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CHARLEY AND MELLIE SMITH
Submitted by: Shane & Sandra Rice (Shaneyrice@wmconnect.com)
My mother; Verna Belle Hurst was raised by Charley and Mellie Smith after the age three when her mother Vernice Smith Hurst died of a miscarriage. These stories were told to her by her grandparents or took place during her childhood.
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Charley Vanburen Smith was born in Advance, AR in 1895. His mother passed away when he was only eleven years old. Charley's daddy George Smith had little to do with him or his sister Daisy after their mother's death, spending his time in Hot Springs at the spas. He is buried at "Burnt School House cemetery. Charley was not a big man but what he lacked in size; he made up for in determination. He got his first real job as a water boy on the railroad working for a man named "Mr. Toothacher." He later sold venison and cut firewood for the steam boats on White River.
Charley met my Great Grand mother in her daddy's' store in Big Flat, AR when she was sixteen, then again at a church function that night he asked "if he could see her home." Her Name was Mellie Forrest Wooton.
Charley got a chance to help put in a crop down on spring creek and that allowed him to see Mellie from time to time. He later proposed that they marry upon his return from a five year journey into the Oklahoma Territory to earn money for a farm. He and a good friend Odus Rose,rode their horses to Oklahoma, Charley returned as promised and they were married. They bought a farm over on push mountain that belonged to a family named Woodcock who's' infant had died and its mother wouldn't bury it so they had kept it in the attic. Grandma didn't like it but they moved there anyway. Grandma had two horses, a feather bed, pillows, quilts and a couple of cattle. Grandpa had enough to purchase a wagon and team as well as their' farm. It was there. Clovie was born. They had a hired hand and friend there named Winn.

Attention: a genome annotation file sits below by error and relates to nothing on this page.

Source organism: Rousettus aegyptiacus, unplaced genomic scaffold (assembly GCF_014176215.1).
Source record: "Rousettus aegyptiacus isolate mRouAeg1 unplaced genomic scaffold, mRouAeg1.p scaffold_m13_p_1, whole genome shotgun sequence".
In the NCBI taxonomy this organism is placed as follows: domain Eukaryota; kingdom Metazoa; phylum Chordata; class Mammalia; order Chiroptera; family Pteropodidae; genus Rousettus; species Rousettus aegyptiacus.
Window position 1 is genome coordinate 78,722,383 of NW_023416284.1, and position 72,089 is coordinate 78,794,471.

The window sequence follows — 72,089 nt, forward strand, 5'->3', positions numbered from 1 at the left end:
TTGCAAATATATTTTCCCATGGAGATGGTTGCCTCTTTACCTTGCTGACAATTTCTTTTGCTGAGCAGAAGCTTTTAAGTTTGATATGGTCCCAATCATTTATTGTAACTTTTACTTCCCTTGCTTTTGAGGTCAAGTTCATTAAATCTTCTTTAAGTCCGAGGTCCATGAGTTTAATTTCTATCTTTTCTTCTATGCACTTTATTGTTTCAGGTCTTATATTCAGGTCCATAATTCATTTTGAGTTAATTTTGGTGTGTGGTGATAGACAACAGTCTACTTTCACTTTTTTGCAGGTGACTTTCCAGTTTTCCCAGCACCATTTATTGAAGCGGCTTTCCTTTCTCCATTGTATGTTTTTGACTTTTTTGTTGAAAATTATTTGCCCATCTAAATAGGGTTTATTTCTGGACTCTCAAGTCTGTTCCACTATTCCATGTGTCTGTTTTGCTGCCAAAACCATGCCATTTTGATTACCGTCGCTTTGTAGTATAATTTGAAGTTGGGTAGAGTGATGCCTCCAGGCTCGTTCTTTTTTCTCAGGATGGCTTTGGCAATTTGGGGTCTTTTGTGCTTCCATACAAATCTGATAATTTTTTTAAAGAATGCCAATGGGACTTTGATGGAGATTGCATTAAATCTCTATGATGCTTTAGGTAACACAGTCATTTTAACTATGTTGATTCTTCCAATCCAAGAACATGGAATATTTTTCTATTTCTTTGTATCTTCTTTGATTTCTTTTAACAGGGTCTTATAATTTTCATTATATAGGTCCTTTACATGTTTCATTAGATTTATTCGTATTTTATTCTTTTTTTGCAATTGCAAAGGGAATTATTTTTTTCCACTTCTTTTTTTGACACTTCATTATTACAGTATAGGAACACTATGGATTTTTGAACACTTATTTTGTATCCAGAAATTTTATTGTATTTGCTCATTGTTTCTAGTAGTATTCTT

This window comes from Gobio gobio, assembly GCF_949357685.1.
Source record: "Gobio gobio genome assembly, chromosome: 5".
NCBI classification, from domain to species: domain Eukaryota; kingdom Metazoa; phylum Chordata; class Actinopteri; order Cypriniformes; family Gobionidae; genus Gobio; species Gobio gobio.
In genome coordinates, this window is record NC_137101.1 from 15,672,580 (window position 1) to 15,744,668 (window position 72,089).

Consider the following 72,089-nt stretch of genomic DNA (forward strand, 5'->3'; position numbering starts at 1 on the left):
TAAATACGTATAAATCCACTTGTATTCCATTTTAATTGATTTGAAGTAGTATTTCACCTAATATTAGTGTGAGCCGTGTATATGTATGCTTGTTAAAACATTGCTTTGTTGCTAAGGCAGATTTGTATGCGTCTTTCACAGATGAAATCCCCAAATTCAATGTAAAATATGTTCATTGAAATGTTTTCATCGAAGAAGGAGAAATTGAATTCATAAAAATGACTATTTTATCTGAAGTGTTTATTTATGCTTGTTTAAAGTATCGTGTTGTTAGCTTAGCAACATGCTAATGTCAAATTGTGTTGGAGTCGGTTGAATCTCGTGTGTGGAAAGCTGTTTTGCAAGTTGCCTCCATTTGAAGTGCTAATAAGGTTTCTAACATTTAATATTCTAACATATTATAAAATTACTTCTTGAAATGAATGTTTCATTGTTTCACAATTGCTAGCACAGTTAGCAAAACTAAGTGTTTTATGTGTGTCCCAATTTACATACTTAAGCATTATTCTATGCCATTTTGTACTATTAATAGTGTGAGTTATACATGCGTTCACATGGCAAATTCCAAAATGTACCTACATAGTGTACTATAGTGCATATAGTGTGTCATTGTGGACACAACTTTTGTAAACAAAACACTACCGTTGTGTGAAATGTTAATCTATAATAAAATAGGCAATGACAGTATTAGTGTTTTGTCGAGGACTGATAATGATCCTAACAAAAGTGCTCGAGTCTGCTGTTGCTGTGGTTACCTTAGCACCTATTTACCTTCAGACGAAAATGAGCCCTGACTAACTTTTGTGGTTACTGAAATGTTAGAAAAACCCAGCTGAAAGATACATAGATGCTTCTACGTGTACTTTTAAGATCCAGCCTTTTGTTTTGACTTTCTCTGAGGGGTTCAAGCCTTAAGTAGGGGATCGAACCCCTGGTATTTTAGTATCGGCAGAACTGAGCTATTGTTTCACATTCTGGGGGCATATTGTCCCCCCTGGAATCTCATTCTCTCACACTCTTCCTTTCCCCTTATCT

John Wesley Wooton, Mellies' father later sold his store in Big Flat, AR. and bought a farm over on crooked creek in Marion county. The Donald Hudson family, who are descendents, now own part of this farm. This prompted Charley and Mellie to sell their farm and they purchased a farm also on crooked creek.
Two of Mellie' brothers Elmer and Harvey left the state . Her other brothers were Edward Wooton,Thomas Wooton who had some fingers cut off by Mellie as children. Georgie Wooton and Walter Wooton moved to Flippin as well. Walter operated a dry goods store for years. Walters house was near where Wal-Mart sets now.Another brother Harrison Wooton who served in WW1 and wife Tolley owned the Commercial Hotel at Cotter Mellie had one sister "Ollie Burch" who also lived in Marion County .
Now a family that had been stricken with "Scarlet Fever" occupied the house that Charley and Mellie moved into, it was later learned and Clovie later contracted the disease and died at two years of age. Charley and Mellie decided to return to Big Flat for the burial and traveled two days staying overnight on the way. A family they didn't even know took them in, and they stayed up with them all night out of respect, which is how people did things in those days. They had two sons Forrest and Carl and one daughtor Vernice after Clovie died.
They were named farm family of the year in either 1935 or 1936.
Charlie had one brother named Oliver Smith who was killed. He was shot in the back of the head after arguing with a man named Joe Ligh Martin. Charley had to borrow money to hire a lawyer to prosecute his brothers' murderer, and Martin served one year. Upon release he returned and was ambushed and killed as he crossed the river at Norfork by Oliver's sixteen-year-old son, James, who was told to leave the state and never come back. Verna Belle remembered Mellies' sister "Olley Burch" who lived across crooked creek had become ill and they rode their horse "Ribbon" in the dark over to check on her. The sparks flew from the horses' hooves as they made their way down to the edge of Crooked Creek. Mellie dismounted and got a long stick to check the depth of the creek, which was up due to recent rains. Mellie got back up in the saddle with her small granddaughter in front, she patted "Ribbon" on the neck coaxing her into the swollen stream. Verna Belle remembers the horses' shoulders moving and the sense of gliding as she swam, and Mellie told her "She's swimming now" Ollie passed away that night.